We’ve been in Forte Dei Marmi since Sunday. It’s an hour’s bus-ride west of Lucca and on the coast – up the road from Viareggio, where that train carrying fuel crashed and set fire to houses a month or two back. The beginning of our stay here was perhaps the worst.
We got the bus from Lucca, but could we get the bus driver to tell us when we’d arrived at Forte Dei Marmi (there were stops all along the coast and he was going on past Forte Dei Marmi)? Nope. We knew we’d passed Viareggio because we could see from the bus the blackened remains of buildings burnt in the tanker explosion. When I made my way to the front of the bus to ask the driver yet again, his chatting bus-man chum cried “Attenti!’ or some such – i.e., sit down, is forbidden to stand on bus, you dopey English-speaking slobber. We we did finally pull in, it was pointless for me to ask regarding the whereabouts of Casa del Mar – which was all the info I had cleverly brought with me when I printed the sheet from the internet. In fact I even harboured a secret doubt if this was the place I HAD booked – I kept peering at the little b and w picture of the place attached, trying to make out if it resembled what I recalled from viewing it at the time. Anyway, after considerable trucking with our two on-wheels suitcases along the sea-front, we got directions (that is, Maureen got directions) that took us to either an estate agent’s or a tourist information centre. My money’s on the former. There a young black woman slim and lovely in a muted green dress, looked up Casa del Mar on the internet (phew – it exists!) and then a taxi firm to come and take us there. While waiting, Maureen used the toilet and hadn’t the nerve (maybe she had but I, ever a coward, advised her not to) to tell the young woman that she couldn’t get it to flush. Eventually the taxi-man came and charged us €15 for a drive of about one mile that lasted all of seven minutes. He dropped us at the gate, we rang the bell. Then we rang it again. And again. And again. Nothing. The sun beat down – it’s 4.00 pm – and we hear the bell bzzzz inside, but nothing. Through the grating we can see the porch, and a lovely comfy couch on it, and an open mag, and a cardigan – but no people. Eventually,rather than go on standing and swearing, I head up the hot road to find a shop or ristorante. I find both but both are shut. By the time I make my way back, Maureen has been let in by some German fellow – B and Bers. They let us sit on the porch and try ringing the landlady, but she’s left her mobile at home, they can hear it ringing inside the house. One of them brings us a nice cold bottle of water and two glasses and apologises he can’t let us inside. Eventually landlady’s two sons arrive on their bikes and when we confess that we are indeed bed and breakfasters, they ring her and tell us she will be with us in five minutes. It takes her about ten but hey, who’s counting? When she arrives she’s in her forties, petite, smiling, slightly coarse skin. I’ve been trying to contact you on the phone she says. I’m not in Ireland, I tell her. You should have tried the internet when you got no reply. Once again, no reply.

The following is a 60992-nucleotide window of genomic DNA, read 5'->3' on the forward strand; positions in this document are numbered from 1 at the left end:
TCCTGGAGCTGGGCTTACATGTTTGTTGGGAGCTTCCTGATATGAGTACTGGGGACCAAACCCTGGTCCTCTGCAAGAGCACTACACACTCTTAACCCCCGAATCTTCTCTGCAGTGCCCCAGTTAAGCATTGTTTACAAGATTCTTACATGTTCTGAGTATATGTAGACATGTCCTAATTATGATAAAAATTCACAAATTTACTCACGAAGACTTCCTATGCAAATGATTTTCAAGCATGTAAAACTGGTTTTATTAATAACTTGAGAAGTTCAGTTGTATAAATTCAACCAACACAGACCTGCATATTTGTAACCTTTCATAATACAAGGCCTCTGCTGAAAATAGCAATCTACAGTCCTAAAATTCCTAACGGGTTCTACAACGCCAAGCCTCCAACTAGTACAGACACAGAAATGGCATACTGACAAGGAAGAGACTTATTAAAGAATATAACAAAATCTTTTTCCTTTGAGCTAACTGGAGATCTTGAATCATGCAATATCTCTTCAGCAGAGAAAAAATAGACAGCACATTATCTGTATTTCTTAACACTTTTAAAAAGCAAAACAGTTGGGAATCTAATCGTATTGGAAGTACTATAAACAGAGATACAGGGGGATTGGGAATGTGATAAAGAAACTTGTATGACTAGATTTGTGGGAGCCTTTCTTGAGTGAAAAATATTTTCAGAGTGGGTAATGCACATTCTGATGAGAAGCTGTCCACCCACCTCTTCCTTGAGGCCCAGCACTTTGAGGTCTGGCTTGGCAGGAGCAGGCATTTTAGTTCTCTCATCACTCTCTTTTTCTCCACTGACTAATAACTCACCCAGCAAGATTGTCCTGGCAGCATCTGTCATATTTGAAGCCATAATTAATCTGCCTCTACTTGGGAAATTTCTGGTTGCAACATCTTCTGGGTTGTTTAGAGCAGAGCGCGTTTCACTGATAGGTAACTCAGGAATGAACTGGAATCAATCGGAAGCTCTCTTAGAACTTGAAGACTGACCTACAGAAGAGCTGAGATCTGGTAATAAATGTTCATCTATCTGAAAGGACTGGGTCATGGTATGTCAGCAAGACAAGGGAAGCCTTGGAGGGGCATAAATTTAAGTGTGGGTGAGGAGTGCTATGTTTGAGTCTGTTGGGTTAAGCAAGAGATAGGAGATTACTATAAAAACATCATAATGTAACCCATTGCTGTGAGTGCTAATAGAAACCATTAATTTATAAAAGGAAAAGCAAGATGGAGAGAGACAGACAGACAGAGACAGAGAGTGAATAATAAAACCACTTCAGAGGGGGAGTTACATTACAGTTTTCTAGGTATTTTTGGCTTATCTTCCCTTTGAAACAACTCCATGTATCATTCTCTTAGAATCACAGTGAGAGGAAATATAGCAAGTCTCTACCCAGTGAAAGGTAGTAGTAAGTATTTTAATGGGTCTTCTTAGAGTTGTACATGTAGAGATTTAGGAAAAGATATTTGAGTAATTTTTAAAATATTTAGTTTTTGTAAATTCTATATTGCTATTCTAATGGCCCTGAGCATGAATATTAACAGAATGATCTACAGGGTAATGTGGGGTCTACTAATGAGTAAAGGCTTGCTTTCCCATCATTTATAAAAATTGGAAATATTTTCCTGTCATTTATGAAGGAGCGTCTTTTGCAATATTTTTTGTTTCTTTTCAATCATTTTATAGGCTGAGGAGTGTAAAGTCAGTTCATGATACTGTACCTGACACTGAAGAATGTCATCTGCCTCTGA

But the house is quite lovely in a show-house kind of way. Air-con in the room, wi-fi which I have installed for me by the nice Dutch guy who is caught in the jacuzzi on the terrace with his fiancee – or maybe that’s his wife. Either way, he’s very nice and very helpful ( did I mention the terrace and the jacuzzi?) We walk down the road to the ristorante, but since everyone there virtually is getting a take-away rather than settling to dine, we do likewise and start eating it, alone, on a table to the side of the house. I’m just oohing and aahing about how lovely it all is in the late evening sun when a couple of mosquitoes sink teeth into my flesh and I’m forced to make a run for it to the house.
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